GDC 2006: Exhibit hall round-up
(San Jose, CA) - The Game Developer’s Conference is more conference than tradeshow and the exhibit hall of the event isn’t quite another CES or CeBit. But the showfloor revealed a few goodies and provided us with a glimpse of current and future technologies. Here is our summary with some of the more notable exhibits.
Show floor Xbox 360 kiosks
"Fight Night Round 3" is an engaging new boxing simulation that may also attract more viewers than similar games in the past. From far away, the Xbox 360 game looks like a real boxing match. Realistically rendered boxers gasp for air and reel from punches. They even hit the mat with a satisfying sounding thud. Microsoft had several Xbox 360 kiosks running the game.
3DConnexion - SpacePilot controller
3D artists running applications such as Maya or 3D Studio Max often have to switch between mouse and keyboard to use the numerous keyboard shortcuts. 3DConnexion was showing off its SpacePilot controller, which speeds up work by allowing artists to store shortcuts in 21 keys. In addition, the central knob provides directional control along with up/down control by pushing or pulling.
According to 3DConnexion, the controller can be adapted for gaming, but its primarily meant for professionals. At a street price of $499, we agree.
Logitech - G7 Laser Cordless Mouse
Logitech demonstrated its new G7 cordless laser mouse. The mouse is powered by rechargeable lithium-ion battery packs ; a useful battery gauge is integrated on the top left-side of the chassis.
The G7 has a resolution of 2000 dpi. Users can adjust the sensitivity on-the-fly by pushing the "+" and "-" buttons just below the scroll wheel.
Two rechargeable lithium-ion battery packs are included, which can be charged in the wireless transmitter body. The transmitter hooks up to the computer via the USB port. The Logitech G7 mouse is currently selling for about $100.
Matrox - three monitors for your laptop or desktop
Matrox is becoming a more frequent sight a consumer tradeshows again. The company is on a roadtour with its TripleHead2Go box - a palm-sized device that connects to a desktop or laptop graphics port and powers up to three monitors. Resolutions of up to 3840 by 1024 pixels are supported.
The TripleHead2Go does not actually contain a graphics processor and merely stretches the existing desktop. It will be available next month for around $299.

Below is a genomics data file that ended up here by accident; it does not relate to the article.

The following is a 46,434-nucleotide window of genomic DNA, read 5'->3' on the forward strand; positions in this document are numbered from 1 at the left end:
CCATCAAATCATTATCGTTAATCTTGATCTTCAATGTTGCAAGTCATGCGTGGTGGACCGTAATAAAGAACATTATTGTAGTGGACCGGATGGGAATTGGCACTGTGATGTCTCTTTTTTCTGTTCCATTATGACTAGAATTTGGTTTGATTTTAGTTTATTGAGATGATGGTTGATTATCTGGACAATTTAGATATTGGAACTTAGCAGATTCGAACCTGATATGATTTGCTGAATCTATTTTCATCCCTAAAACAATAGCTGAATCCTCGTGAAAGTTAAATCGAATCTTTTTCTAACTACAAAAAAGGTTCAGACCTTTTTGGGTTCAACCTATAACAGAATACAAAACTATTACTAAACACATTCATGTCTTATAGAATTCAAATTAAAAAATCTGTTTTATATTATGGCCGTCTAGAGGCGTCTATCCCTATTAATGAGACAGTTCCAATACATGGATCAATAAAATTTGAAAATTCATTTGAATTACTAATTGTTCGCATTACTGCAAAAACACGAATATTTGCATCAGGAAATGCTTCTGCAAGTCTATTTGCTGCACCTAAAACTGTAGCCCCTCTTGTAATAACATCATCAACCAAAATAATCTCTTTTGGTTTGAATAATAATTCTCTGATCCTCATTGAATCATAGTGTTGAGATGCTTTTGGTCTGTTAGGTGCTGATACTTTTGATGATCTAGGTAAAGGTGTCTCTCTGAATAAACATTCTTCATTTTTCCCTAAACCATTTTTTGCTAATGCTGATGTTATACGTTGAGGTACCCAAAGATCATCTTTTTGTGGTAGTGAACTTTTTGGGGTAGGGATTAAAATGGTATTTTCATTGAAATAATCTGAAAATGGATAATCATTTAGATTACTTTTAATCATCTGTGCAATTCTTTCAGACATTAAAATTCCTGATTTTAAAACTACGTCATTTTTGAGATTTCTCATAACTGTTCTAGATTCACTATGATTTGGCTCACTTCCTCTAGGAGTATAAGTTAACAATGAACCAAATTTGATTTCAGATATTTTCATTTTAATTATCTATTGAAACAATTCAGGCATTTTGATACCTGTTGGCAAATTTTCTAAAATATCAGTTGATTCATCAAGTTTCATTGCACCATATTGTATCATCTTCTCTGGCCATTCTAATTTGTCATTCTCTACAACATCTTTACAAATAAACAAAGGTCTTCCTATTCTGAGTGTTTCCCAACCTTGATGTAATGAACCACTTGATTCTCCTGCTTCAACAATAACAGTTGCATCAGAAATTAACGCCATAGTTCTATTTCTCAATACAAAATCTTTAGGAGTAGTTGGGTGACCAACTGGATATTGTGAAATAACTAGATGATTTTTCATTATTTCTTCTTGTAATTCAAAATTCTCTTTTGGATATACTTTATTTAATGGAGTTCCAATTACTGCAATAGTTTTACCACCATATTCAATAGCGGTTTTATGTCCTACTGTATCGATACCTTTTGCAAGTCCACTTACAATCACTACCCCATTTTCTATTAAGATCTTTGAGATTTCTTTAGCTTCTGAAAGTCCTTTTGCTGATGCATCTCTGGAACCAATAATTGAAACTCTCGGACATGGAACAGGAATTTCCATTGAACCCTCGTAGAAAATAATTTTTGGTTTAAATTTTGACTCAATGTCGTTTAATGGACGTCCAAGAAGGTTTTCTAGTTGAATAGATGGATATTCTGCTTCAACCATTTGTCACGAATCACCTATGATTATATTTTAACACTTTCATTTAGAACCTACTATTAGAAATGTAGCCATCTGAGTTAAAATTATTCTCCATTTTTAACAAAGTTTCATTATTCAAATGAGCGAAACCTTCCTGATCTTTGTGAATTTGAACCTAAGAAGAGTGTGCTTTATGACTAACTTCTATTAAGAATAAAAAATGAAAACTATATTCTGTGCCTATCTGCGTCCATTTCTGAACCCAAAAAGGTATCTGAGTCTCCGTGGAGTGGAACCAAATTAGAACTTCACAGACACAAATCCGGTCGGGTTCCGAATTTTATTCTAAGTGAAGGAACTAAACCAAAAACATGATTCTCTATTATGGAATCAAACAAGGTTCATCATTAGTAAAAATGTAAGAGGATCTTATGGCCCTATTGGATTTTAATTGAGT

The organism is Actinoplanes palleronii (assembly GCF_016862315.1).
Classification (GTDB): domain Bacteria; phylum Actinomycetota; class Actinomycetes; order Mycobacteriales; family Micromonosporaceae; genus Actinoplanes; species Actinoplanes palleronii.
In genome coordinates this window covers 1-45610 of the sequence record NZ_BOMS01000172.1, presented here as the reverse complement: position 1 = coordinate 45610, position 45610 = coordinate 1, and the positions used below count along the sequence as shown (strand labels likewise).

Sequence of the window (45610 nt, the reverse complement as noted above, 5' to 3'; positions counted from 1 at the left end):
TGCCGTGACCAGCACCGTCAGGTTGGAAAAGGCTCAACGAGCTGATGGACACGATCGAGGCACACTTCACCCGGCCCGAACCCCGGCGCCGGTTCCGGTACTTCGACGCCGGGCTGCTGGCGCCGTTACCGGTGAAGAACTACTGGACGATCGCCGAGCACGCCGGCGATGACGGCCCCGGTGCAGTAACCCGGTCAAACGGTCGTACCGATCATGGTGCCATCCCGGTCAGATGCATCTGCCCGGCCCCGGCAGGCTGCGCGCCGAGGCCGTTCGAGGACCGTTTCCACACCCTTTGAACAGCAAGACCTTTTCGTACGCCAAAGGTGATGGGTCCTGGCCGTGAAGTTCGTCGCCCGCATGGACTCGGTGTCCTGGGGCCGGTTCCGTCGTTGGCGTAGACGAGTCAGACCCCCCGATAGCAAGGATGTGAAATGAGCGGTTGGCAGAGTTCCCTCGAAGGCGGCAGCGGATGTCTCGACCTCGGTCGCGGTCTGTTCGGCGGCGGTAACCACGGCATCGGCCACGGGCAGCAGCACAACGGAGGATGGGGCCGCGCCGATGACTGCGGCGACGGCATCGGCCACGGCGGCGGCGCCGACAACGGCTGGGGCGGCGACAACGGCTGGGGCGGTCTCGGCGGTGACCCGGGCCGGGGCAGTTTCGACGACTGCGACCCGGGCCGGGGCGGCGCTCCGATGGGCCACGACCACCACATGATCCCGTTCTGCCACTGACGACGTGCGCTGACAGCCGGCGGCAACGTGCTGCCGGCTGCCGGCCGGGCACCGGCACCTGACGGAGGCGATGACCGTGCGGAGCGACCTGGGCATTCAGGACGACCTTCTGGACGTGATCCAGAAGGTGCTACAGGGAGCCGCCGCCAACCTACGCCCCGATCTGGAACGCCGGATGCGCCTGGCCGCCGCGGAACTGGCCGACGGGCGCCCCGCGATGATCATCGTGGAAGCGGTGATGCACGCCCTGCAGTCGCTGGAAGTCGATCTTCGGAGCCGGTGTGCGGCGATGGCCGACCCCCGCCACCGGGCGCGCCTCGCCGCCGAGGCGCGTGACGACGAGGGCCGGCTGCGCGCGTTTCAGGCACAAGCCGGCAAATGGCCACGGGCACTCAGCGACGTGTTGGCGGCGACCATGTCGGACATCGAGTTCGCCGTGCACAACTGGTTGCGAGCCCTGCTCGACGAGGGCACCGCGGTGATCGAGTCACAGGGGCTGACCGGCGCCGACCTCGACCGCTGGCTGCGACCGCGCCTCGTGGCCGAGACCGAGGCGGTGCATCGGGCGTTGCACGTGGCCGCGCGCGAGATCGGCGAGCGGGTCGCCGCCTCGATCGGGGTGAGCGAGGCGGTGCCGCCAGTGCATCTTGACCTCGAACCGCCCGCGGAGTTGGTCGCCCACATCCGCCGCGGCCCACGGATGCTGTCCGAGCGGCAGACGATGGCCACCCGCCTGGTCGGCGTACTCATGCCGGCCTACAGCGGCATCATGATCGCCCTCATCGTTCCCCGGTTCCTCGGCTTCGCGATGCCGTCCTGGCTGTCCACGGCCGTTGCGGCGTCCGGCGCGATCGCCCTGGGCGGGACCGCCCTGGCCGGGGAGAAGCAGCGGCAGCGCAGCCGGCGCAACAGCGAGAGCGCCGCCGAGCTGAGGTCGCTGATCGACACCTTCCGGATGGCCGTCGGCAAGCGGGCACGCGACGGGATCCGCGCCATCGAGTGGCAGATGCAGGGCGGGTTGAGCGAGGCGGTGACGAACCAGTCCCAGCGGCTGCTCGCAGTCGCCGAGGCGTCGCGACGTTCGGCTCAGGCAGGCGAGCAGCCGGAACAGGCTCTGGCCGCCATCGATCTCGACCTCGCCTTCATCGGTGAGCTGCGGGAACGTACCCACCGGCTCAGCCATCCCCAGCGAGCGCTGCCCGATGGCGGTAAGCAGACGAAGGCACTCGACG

Nvidia - Mobile gaming chips
Want to play some 3D games on your mobile phone ? Nvidia was showing the GoForce 5500 graphics chip that will be used for upcoming PDAs and mobile phones. The chip can play back WMV, MPEG4 and H.264 videos. Plus it supports hardware encoding of MPEG4/H.264.
S3 Graphics had two interesting products on display. The first was their "MultiChrome" technology which uses two S27 graphics cards to render video. This setup is similar to ATI’s Crossfire and Nvidia’s SLI solutions. The difference is that MultiChrome uses an "open architecture" that does not depend on the chipset and company officials told us gamers can install two video cards in "any motherboard" with two PCI Express slots.
Next to the MultiChrome machine we saw a thin Fujitsu laptop running a mobile version of the S25 graphics chip. Weighing just over four pounds, S3 officials said the laptop is capable of dealing with most 3D games. The new laptop will be hitting the Asian markets first, but S3 says there is a chance it will reach American shores later this year.
Watching competitive gaming from the players view can be a bit boring compared to popular real-life sports like football and basketball. One of the reasons : Real-life events are often covered by professional cameramen who can follow the action from the third-person view, rather than the first-person view often used in computer games. GameCaster hopes to change all that with its GameCaster camera units.
GameCaster hooks into the computer via USB 2.0 connections and adds a virtual third-person viewpoint that can be zoomed, panned and tilted like a regular camera. Manning the camera at GameCaster’s booth was a professional cameraman who usually follows sports such as football, basketball and the Olympic Games. "Covering computer games is much tougher than football," he told us. He added that in-game characters are more mobile, often going straight up or zooming across the screen.
According to GameCaster, the camera units will be leased to companies for a monthly fee and a percentage of revenues.